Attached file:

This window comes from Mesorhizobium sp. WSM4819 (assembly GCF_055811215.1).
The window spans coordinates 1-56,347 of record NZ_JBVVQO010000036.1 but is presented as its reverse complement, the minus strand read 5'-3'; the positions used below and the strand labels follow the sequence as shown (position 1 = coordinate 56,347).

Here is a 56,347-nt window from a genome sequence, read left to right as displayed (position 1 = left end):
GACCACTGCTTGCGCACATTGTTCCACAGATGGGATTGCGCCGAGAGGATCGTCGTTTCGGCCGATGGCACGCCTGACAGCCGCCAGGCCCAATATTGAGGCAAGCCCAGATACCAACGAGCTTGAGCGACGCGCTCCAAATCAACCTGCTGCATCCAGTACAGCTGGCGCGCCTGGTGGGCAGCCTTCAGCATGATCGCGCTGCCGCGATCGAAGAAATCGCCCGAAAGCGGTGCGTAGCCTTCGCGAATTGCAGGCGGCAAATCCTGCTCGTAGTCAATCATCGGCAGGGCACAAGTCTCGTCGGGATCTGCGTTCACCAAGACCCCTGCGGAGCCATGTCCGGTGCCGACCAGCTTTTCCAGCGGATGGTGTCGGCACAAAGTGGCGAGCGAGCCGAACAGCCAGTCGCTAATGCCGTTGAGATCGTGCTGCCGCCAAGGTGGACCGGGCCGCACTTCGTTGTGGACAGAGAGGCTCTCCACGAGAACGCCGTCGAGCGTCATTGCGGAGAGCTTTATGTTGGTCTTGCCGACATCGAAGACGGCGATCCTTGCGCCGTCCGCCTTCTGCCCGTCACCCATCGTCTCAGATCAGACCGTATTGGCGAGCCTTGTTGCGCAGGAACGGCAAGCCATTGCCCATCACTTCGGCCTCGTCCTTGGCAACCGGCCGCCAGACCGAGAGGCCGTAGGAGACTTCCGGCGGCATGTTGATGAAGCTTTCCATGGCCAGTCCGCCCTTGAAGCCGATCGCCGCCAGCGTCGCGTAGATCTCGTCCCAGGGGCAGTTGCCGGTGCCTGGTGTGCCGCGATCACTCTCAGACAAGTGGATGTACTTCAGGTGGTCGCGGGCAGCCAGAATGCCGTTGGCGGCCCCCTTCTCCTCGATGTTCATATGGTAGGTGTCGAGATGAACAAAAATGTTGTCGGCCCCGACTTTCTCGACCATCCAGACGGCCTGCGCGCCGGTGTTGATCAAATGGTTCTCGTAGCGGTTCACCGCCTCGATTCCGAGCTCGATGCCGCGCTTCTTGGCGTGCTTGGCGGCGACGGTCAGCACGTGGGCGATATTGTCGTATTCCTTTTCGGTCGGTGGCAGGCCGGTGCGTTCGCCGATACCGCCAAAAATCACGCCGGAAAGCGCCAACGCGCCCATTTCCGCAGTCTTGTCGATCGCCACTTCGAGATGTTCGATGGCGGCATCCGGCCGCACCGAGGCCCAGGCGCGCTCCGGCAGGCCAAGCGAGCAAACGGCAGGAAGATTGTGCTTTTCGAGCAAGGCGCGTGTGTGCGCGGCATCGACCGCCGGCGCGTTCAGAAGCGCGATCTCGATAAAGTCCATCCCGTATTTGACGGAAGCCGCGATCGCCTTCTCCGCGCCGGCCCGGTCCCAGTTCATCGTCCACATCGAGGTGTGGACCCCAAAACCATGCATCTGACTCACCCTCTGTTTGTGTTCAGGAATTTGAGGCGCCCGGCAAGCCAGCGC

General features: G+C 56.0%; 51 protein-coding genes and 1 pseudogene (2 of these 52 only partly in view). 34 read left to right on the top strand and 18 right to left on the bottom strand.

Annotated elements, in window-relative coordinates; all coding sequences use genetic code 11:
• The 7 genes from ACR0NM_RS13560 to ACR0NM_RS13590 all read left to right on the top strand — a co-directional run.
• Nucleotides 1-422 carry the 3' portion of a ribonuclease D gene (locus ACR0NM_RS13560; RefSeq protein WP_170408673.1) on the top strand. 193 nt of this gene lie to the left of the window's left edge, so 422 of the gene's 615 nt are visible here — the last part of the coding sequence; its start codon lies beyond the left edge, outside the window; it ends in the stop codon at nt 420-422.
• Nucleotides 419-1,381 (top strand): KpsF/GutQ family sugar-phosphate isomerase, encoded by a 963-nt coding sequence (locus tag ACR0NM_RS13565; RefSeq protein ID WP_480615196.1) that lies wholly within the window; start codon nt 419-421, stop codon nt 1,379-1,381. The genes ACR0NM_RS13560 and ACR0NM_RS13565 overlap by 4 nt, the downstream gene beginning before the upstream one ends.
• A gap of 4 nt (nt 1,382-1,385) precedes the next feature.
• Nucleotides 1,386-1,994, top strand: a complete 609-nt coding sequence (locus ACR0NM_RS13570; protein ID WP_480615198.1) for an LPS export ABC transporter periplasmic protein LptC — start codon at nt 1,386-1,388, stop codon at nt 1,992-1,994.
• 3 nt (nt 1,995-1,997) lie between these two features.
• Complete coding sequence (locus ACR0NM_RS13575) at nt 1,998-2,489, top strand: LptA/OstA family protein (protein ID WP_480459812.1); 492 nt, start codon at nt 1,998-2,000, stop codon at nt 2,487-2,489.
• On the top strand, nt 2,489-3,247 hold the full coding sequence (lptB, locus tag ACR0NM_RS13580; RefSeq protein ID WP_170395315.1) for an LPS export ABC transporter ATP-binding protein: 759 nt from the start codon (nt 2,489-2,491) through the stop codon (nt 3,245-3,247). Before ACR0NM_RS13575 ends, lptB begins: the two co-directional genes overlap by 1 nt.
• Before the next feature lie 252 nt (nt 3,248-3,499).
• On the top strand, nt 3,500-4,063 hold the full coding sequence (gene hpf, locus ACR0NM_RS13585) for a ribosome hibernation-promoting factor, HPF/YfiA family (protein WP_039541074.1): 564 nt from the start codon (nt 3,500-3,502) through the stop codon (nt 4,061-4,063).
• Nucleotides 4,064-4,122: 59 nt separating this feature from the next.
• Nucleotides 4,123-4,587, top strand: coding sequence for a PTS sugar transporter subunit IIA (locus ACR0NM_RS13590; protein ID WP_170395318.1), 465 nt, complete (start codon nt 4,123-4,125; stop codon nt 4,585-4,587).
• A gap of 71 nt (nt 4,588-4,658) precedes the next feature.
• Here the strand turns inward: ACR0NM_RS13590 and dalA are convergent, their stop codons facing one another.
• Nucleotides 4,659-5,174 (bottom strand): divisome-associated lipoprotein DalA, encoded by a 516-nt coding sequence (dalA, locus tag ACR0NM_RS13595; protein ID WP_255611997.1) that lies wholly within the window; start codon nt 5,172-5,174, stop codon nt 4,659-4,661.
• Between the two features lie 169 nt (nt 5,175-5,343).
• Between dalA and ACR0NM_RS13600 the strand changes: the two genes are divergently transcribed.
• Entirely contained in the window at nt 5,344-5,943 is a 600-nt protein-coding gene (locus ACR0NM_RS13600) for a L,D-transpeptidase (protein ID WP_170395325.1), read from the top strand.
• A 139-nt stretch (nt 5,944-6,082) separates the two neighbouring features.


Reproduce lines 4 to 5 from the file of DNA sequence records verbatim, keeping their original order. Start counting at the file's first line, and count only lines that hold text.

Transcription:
GACCACTGCTTGCGCACATTGTTCCACAGATGGGATTGCGCCGAGAGGATCGTCGTTTCGGCCGATGGCACGCCTGACAGCCGCCAGGCCCAATATTGAGGCAAGCCCAGATACCAACGAGCTTGAGCGACGCGCTCCAAATCAACCTGCTGCATCCAGTACAGCTGGCGCGCCTGGTGGGCAGCCTTCAGCATGATCGCGCTGCCGCGATCGAAGAAATCGCCCGAAAGCGGTGCGTAGCCTTCGCGAATTGCAGGCGGCAAATCCTGCTCGTAGTCAATCATCGGCAGGGCACAAGTCTCGTCGGGATCTGCGTTCACCAAGACCCCTGCGGAGCCATGTCCGGTGCCGACCAGCTTTTCCAGCGGATGGTGTCGGCACAAAGTGGCGAGCGAGCCGAACAGCCAGTCGCTAATGCCGTTGAGATCGTGCTGCCGCCAAGGTGGACCGGGCCGCACTTCGTTGTGGACAGAGAGGCTCTCCACGAGAACGCCGTCGAGCGTCATTGCGGAGAGCTTTATGTTGGTCTTGCCGACATCGAAGACGGCGATCCTTGCGCCGTCCGCCTTCTGCCCGTCACCCATCGTCTCAGATCAGACCGTATTGGCGAGCCTTGTTGCGCAGGAACGGCAAGCCATTGCCCATCACTTCGGCCTCGTCCTTGGCAACCGGCCGCCAGACCGAGAGGCCGTAGGAGACTTCCGGCGGCATGTTGATGAAGCTTTCCATGGCCAGTCCGCCCTTGAAGCCGATCGCCGCCAGCGTCGCGTAGATCTCGTCCCAGGGGCAGTTGCCGGTGCCTGGTGTGCCGCGATCACTCTCAGACAAGTGGATGTACTTCAGGTGGTCGCGGGCAGCCAGAATGCCGTTGGCGGCCCCCTTCTCCTCGATGTTCATATGGTAGGTGTCGAGATGAACAAAAATGTTGTCGGCCCCGACTTTCTCGACCATCCAGACGGCCTGCGCGCCGGTGTTGATCAAATGGTTCTCGTAGCGGTTCACCGCCTCGATTCCGAGCTCGATGCCGCGCTTCTTGGCGTGCTTGGCGGCGACGGTCAGCACGTGGGCGATATTGTCGTATTCCTTTTCGGTCGGTGGCAGGCCGGTGCGTTCGCCGATACCGCCAAAAATCACGCCGGAAAGCGCCAACGCGCCCATTTCCGCAGTCTTGTCGATCGCCACTTCGAGATGTTCGATGGCGGCATCCGGCCGCACCGAGGCCCAGGCGCGCTCCGGCAGGCCAAGCGAGCAAACGGCAGGAAGATTGTGCTTTTCGAGCAAGGCGCGTGTGTGCGCGGCATCGACCGCCGGCGCGTTCAGAAGCGCGATCTCGATAAAGTCCATCCCGTATTTGACGGAAGCCGCGATCGCCTTCTCCGCGCCGGCCCGGTCCCAGTTCATCGTCCACATCGAGGTGTGGACCCCAAAACCATGCATCTGACTCACCCTCTGTTTGTGTTCAGGAATTTGAGGCGCCCGGCAAGCCAGCGC

General features: G+C 56.0%; 51 protein-coding genes and 1 pseudogene (2 of these 52 only partly in view). 34 read left to right on the top strand and 18 right to left on the bottom strand.